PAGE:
ABA Day in Washington: Were you there?

Volume 31 Number 5

By

To speak or not to speak? This is not usually a question for lawyers, but when it comes to government relations, lobbying, and bar associations, this question often can stop the conversation cold.

How does an association express a position on an issue upon which the membership is divided? That question becomes more challenging if the association is a mandatory one. As a past president of the State Bar of Wisconsin, a mandatory bar association, I can tell you that Keller is not an absolute bar to lobbying. Keller outlines the areas in which an association may lobby using mandatory dues dollars. More specifically, Keller says that lobbying activities related to regulating the legal profession or improving the delivery of legal services are permissible activities for a mandatory bar association. The question for bar associations should not be whether to speak, but how to do so within the guidelines of Keller.

Recently, many bar leaders took the time to participate in the ABA lobbying event, ABA Day in Washington, which was held April 18-19. Bar leaders from around the country joined in an action-packed, two-day program of panel presentations and visits with legislators. ABA leaders and staff also made the rounds. However, all politics is local, so hearing from constituents was the focus of the two-day blitz. State and local bar leaders seized the opportunity to connect with legislators on the important issues and help their representatives understand what it means to people back in the home state.

Although the event was a great success, each year, there are bar leaders who question whether their association can or should participate in this important event or any other lobbying or legislative activity. Below are some of the most frequently asked questions and some answers to help you decide whether to participate in the future.

 

Q: We’re a mandatory bar association. We’re not permitted to lobby, are we?

A: Under Keller, the association should first determine whether the issue on which it wants to lobby is political or ideological. If not, it is not subject to the Keller restrictions. If the activity is political or ideological, the next question is whether the activity relates to the regulation of the practice of law or improving the delivery of legal services. If the activity falls into this category, even if the issue is political or ideological, members can be “compelled” to support the activity, meaning that dues dollars may be used for this activity. If the activity is not related to the regulation of the practice of law or improving the delivery of legal services, then members must be given a way to withhold their dues from that activity.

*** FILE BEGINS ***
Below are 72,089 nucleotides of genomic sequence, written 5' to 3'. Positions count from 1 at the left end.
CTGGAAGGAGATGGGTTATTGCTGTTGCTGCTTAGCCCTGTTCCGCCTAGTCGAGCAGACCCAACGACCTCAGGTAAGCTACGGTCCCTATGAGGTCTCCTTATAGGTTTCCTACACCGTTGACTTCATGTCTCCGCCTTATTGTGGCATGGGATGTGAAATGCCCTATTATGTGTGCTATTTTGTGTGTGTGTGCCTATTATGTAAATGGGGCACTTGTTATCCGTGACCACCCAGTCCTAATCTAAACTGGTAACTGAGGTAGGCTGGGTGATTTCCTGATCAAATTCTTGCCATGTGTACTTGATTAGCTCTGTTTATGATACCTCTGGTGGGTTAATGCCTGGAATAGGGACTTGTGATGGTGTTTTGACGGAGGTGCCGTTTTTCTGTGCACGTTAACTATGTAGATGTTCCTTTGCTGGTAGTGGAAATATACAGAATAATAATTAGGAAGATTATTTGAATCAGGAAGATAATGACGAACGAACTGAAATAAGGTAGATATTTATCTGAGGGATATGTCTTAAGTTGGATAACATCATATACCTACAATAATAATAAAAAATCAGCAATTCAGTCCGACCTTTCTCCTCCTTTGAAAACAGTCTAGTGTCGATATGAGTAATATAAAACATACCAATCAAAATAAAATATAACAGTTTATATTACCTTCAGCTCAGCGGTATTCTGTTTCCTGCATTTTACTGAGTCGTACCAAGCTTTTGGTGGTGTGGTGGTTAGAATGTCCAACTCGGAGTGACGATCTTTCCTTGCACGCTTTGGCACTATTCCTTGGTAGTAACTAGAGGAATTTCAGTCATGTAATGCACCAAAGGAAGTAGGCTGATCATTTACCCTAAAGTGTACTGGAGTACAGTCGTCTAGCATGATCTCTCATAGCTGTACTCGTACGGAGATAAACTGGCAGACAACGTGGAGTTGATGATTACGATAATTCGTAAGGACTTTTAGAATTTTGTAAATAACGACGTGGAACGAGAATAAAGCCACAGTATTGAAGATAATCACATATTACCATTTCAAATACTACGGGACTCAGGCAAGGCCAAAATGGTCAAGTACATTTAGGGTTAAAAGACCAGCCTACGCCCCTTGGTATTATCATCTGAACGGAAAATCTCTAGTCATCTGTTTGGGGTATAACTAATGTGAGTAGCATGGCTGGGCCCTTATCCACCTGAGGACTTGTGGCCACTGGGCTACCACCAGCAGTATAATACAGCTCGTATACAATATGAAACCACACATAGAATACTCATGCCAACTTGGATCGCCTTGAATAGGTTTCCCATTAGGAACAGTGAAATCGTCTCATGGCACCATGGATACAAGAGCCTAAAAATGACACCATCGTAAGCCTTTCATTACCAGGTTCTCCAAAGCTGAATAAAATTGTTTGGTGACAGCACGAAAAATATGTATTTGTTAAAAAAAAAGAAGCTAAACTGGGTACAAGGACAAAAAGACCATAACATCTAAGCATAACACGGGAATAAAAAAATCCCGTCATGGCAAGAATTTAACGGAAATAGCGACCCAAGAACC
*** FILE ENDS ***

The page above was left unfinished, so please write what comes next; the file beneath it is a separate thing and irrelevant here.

The Keller analysis may seem overwhelming, but it is necessary. Following the Keller requirements will allow an association to have a voice on important issues, such as judicial independence and funding for legal services, while respecting the rights and views of its members.

 

Q: We meet with staff of our legislators when they are in the home district. Visits in Washington aren’t really necessary, are they?

A: After jumping the Keller hurdle, some associations suggest that they don’t participate in the ABA program because they already work with their legislators back in the home district. Those contacts are great, and in fact, enhance the effectiveness of the association’s participation in the ABA program. The process of advocacy is strengthened with frequent, regular contacts.

But there have been many instances in which information shared in the district did not reach the Washington staff for the representative, and hence the representative did not follow through on the issue discussed back in the district. Congressional support is really based on close working relationships. These are developed by visiting the representative in the district and in Washington.

 

Q: What if we don’t want to lobby on all of the ABA issues?

A: You will know your association and your legislators best. The ABA listing of issues is focused on those central to the legal system. The ABA issue listing provides a framework on issues that need attention and generally have widespread support. However, you don’t have to lobby on all of the ABA issues.

Whether you participated this year or not, it is vitally important for you and your association to monitor the legislative process and be ready to act. There are many issues that are important to the legal system, and as lawyers and bar leaders, we can help educate and advocate for the resources that will help this legal system survive and thrive. If you participated this past April, I hope you will share your thoughts and experiences with other bar leaders. If you did not participate, I hope you will consider joining the discussion next year. We need all of your voices.

—By Michelle A. Behnke

 

Michelle A. Behnke is chair of the ABA Standing Committee on Bar Activities and Services.

 

FOR MORE INFORMATION

To learn more about legislative issues affecting the legal profession and ways you can help, visit the ABA Governmental Affairs Office at www.abanet.org/poladv/. BL

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